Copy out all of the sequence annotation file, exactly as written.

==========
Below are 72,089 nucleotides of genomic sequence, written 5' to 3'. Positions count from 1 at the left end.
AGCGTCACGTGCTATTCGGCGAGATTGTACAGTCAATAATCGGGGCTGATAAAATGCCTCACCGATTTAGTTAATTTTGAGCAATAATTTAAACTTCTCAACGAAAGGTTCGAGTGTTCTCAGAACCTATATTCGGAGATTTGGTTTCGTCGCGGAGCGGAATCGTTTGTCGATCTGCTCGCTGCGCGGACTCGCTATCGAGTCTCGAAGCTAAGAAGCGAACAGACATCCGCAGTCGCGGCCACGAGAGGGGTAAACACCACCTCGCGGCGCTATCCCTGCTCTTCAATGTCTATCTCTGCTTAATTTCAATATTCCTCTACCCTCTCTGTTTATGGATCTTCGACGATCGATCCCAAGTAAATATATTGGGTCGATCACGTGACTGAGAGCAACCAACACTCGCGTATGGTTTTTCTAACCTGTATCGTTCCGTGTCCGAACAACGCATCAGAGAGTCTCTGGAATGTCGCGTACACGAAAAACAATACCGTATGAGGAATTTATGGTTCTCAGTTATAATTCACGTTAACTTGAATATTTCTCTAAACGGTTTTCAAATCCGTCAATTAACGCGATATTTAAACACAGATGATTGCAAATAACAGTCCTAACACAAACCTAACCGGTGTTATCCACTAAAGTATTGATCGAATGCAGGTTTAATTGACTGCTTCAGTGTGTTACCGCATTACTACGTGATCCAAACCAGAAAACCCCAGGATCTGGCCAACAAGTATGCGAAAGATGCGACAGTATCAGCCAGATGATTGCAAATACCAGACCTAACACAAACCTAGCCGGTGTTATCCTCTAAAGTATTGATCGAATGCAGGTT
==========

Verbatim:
Below are 72,089 nucleotides of genomic sequence, written 5' to 3'. Positions count from 1 at the left end.
AGCGTCACGTGCTATTCGGCGAGATTGTACAGTCAATAATCGGGGCTGATAAAATGCCTCACCGATTTAGTTAATTTTGAGCAATAATTTAAACTTCTCAACGAAAGGTTCGAGTGTTCTCAGAACCTATATTCGGAGATTTGGTTTCGTCGCGGAGCGGAATCGTTTGTCGATCTGCTCGCTGCGCGGACTCGCTATCGAGTCTCGAAGCTAAGAAGCGAACAGACATCCGCAGTCGCGGCCACGAGAGGGGTAAACACCACCTCGCGGCGCTATCCCTGCTCTTCAATGTCTATCTCTGCTTAATTTCAATATTCCTCTACCCTCTCTGTTTATGGATCTTCGACGATCGATCCCAAGTAAATATATTGGGTCGATCACGTGACTGAGAGCAACCAACACTCGCGTATGGTTTTTCTAACCTGTATCGTTCCGTGTCCGAACAACGCATCAGAGAGTCTCTGGAATGTCGCGTACACGAAAAACAATACCGTATGAGGAATTTATGGTTCTCAGTTATAATTCACGTTAACTTGAATATTTCTCTAAACGGTTTTCAAATCCGTCAATTAACGCGATATTTAAACACAGATGATTGCAAATAACAGTCCTAACACAAACCTAACCGGTGTTATCCACTAAAGTATTGATCGAATGCAGGTTTAATTGACTGCTTCAGTGTGTTACCGCATTACTACGTGATCCAAACCAGAAAACCCCAGGATCTGGCCAACAAGTATGCGAAAGATGCGACAGTATCAGCCAGATGATTGCAAATACCAGACCTAACACAAACCTAGCCGGTGTTATCCTCTAAAGTATTGATCGAATGCAGGTT